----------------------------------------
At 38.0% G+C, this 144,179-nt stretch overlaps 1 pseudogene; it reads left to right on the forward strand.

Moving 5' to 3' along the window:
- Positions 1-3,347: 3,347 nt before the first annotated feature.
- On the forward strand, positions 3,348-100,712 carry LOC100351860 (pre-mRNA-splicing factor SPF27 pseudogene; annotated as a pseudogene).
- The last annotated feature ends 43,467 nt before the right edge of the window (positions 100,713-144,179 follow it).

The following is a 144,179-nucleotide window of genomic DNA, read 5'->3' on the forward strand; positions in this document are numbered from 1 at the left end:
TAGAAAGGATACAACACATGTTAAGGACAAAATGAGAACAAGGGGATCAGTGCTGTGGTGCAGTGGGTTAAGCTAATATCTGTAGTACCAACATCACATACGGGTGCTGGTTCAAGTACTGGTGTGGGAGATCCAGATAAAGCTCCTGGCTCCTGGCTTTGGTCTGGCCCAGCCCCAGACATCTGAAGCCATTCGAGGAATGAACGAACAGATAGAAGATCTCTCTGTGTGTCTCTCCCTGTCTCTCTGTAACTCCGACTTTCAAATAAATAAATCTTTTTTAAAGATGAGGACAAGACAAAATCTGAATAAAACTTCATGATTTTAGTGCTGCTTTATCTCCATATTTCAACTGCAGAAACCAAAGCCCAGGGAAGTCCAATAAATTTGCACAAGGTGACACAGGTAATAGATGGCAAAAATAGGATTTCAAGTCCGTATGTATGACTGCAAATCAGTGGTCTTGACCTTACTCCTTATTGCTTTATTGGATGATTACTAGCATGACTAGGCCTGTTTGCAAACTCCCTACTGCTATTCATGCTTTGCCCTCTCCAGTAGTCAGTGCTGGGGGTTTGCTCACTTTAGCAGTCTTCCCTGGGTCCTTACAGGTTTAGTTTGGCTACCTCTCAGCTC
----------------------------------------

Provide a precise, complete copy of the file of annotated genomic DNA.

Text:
At 38.0% G+C, this 144,179-nt stretch overlaps 1 pseudogene; it reads left to right on the forward strand.

Moving 5' to 3' along the window:
- Positions 1-3,347: 3,347 nt before the first annotated feature.
- On the forward strand, positions 3,348-100,712 carry LOC100351860 (pre-mRNA-splicing factor SPF27 pseudogene; annotated as a pseudogene).
- The last annotated feature ends 43,467 nt before the right edge of the window (positions 100,713-144,179 follow it).

The following is a 144,179-nucleotide window of genomic DNA, read 5'->3' on the forward strand; positions in this document are numbered from 1 at the left end:
TAGAAAGGATACAACACATGTTAAGGACAAAATGAGAACAAGGGGATCAGTGCTGTGGTGCAGTGGGTTAAGCTAATATCTGTAGTACCAACATCACATACGGGTGCTGGTTCAAGTACTGGTGTGGGAGATCCAGATAAAGCTCCTGGCTCCTGGCTTTGGTCTGGCCCAGCCCCAGACATCTGAAGCCATTCGAGGAATGAACGAACAGATAGAAGATCTCTCTGTGTGTCTCTCCCTGTCTCTCTGTAACTCCGACTTTCAAATAAATAAATCTTTTTTAAAGATGAGGACAAGACAAAATCTGAATAAAACTTCATGATTTTAGTGCTGCTTTATCTCCATATTTCAACTGCAGAAACCAAAGCCCAGGGAAGTCCAATAAATTTGCACAAGGTGACACAGGTAATAGATGGCAAAAATAGGATTTCAAGTCCGTATGTATGACTGCAAATCAGTGGTCTTGACCTTACTCCTTATTGCTTTATTGGATGATTACTAGCATGACTAGGCCTGTTTGCAAACTCCCTACTGCTATTCATGCTTTGCCCTCTCCAGTAGTCAGTGCTGGGGGTTTGCTCACTTTAGCAGTCTTCCCTGGGTCCTTACAGGTTTAGTTTGGCTACCTCTCAGCTC